Question 98

Discuss the components of budgetary control system.

Answer

Components of budgetary control system

The policy of a business for a defined period is represented by the master budget the details of which are given in a number of individual budgets called functional budgets. The functional budgets are broadly grouped under the following heads:

  1. Physical Budgets – Sales Qty, Product Qty., Inventory, Manpower budget.

  2. Cost Budgets – Manufacturing Cost, Administration Cost, sales & distribution cost, R & D Cost.

  3. Profit Budget

 

Question 99

List the eight functional budgets prepared by a business.

Answer

The various commonly used Functional budgets are:

Sales Budget

Production Budget

Plant Utilisation Budget

Direct Material Usage Budget

Direct Material Purchase Budget

Direct Labour (Personnel) Budget

Factory Overhead Budget

Production Cost Budget

 

Question 100

Answer the following:

AK Limited produces and sells a single product. Sales budget for calendar year 2012 by a quarters is as under:

 Quarters

 I

 II

 III

 IV

 No. of units to be sold

 18,000

 22,000

 25,000

 27,000

The year is expected to open with an inventory of 6,000 units of finished products and close with inventory of 8,000 units. Production is customarily scheduled to provide for 70% of the current quarter’s sales demand plus 30% of the following quarter demand. The budgeted selling price per unit is Rs40. The standard cost details for one unit of the product are as follows:

Variable Cost Rs34.50 per unit

Fixed Overheads Rs2 hours 30 minutes @Rs2 per hour based on a budgeted production volume of 1,10,000 direct labour hours for the year. Fixed overheads are evenly distributed through-out the year.

You are required to:

i) Prepare Quarterly Production Budget for the year.

ii) In which quarter of the year, company expected to achieve bread-even point.

Answer

(i) Production Budget for the year 2012 by Quarters

 

 I

 II

 III

 IV

 Total

 

 Sales demand(Unit)

 18,000

 22,000

 25,000

 27,000

 92,000

 I

 Opening Stock

 6,000

 7,200

 8,100

 8,700

 30,000

 II

 70% of Current Quarter‘s Demand

 12,600

 15,400

 17,500

 18,900

 64,400

 III

 30% of Following Quarter’s Demand

 6,600

 7,500

 8,100

 7,400*

 29,600

 IV

 Total Production(II &III)

 19,200

 22,900

 25,600

 26,300

 94,000

 V

 Closing Stock (I+IV-Sales)

 7,200

 8,100

 8,700

 8,000

 32,000

*Balancing Figure

(ii) Break Even Point = Fixed Cost/ PV Ratio

= 2,20,000 ÷ 13.75% = 16,00,000 or 40,000 units.

P/V Ratio  = (40 - 34.50 = 5.50) ÷ 40 ×100 =13.75%

(Or, Break Even Point= Fixed Cost/ Contribution = 2,20,000 ÷ 5.50 = 40,000 Units) Total sales in the quarter II is 40,000 equal to BEP means BEP achieved in II quarter.

 

Question 101

Describe the steps involved in the budgetary control technique.

Answer

There are certain steps involved in the budgetary control technique. They are as follows:

  1. Definition of objectives: A budget being a plan for the achievement of certain operational objectives, it is desirable that the same are defined precisely. The objectives should be written out; the areas of control demarcated; and items of revenue and expenditure to be covered by the budget stated.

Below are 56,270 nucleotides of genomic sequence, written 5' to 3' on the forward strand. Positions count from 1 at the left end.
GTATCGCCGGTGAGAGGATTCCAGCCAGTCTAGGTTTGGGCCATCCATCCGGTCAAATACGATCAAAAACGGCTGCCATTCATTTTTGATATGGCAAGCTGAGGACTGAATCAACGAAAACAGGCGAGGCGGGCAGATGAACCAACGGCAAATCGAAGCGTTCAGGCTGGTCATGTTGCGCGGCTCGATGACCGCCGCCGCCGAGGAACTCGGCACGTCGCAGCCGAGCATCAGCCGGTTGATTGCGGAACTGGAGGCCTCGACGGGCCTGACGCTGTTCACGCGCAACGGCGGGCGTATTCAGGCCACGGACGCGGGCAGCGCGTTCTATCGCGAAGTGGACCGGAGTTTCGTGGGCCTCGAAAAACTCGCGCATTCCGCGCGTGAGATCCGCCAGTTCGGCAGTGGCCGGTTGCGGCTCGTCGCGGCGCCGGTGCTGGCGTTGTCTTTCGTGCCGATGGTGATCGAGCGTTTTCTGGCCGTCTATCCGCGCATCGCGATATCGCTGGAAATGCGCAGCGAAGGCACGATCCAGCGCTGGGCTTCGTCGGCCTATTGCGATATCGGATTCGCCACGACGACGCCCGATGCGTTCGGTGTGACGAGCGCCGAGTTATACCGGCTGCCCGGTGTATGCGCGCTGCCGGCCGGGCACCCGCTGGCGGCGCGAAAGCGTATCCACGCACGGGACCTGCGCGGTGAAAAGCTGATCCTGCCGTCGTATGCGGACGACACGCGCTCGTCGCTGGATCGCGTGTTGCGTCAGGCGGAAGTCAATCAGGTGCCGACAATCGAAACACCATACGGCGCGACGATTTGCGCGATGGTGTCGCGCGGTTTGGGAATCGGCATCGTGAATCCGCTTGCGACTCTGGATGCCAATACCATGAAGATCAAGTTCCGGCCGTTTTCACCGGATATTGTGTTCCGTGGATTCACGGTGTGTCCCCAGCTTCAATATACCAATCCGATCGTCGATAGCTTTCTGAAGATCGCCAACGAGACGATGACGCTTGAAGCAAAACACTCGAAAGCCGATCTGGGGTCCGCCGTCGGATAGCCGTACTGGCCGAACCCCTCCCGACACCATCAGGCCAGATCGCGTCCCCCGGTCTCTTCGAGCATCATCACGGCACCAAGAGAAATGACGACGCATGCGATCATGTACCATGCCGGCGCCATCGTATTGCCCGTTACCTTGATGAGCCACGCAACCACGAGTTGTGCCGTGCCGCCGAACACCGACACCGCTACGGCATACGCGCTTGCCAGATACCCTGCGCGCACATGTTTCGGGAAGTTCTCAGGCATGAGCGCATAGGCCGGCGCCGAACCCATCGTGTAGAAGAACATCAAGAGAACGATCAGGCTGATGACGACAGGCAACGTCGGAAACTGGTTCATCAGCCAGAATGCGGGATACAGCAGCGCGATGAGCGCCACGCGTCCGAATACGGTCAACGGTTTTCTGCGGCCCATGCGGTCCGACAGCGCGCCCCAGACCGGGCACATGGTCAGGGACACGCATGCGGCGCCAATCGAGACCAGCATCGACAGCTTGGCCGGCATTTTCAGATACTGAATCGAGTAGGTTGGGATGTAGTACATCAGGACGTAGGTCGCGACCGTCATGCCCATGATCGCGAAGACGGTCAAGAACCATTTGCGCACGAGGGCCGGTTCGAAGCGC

2. Location of the key (or budget) factor: There is usually one factor (sometimes there may be more than one) which sets a limit to the total activity. Such a factor is known as key factor. For proper budgeting, it must be located and estimated properly.

  3. Appointment of controller: Formulation of a budget usually required whole time services of a senior executive known as budget controller; he must be assisted in this work by a Budget Committee, consisting of all the heads of department along with the Managing Director as the Chairman.

  4. Budget Manual: Effective budgetary planning relies on the provision of adequate information which are contained in the budget manual. A budget manual is a collection of documents that contains key information for those involved in the planning process.

  5. Budget period: The period covered by a budget is known as budget period. The Budget Committee determines the length of the budget period suitable for the business. It may be months or quarters or such periods as coincide with period of trading activity.

  6. Standard of activity or output: For preparing budgets for the future, past statistics cannot be completely relied upon, for the past usually represents a combination of good and bad factors. Therefore, though results of the past should be studied but these should only be applied when there is a likelihood of similar conditions repeating in the future.

 

Question 102

Describe the salient features of budget manual.

Answer

Salient features of Budget Manual

  • Budget manual contains many information which are required for effective budgetary planning.

  • A budget manual is a collection of documents that contains key information for those involved in the planning process.

  • An introductory explanation of the budgetary planning and control process, including a statement of the budgetary objective and desired results is included in Budget Manual

  • Budget Manual contains a form of organization chart to show who is responsible for the preparation of each functional budget and the way in which the budgets are interrelated.

  • In contains a timetable for the preparation of each budget.

  • Copies of all forms to be completed by those responsible for preparing budgets, with explanations concerning their completion is included in Budget Manual.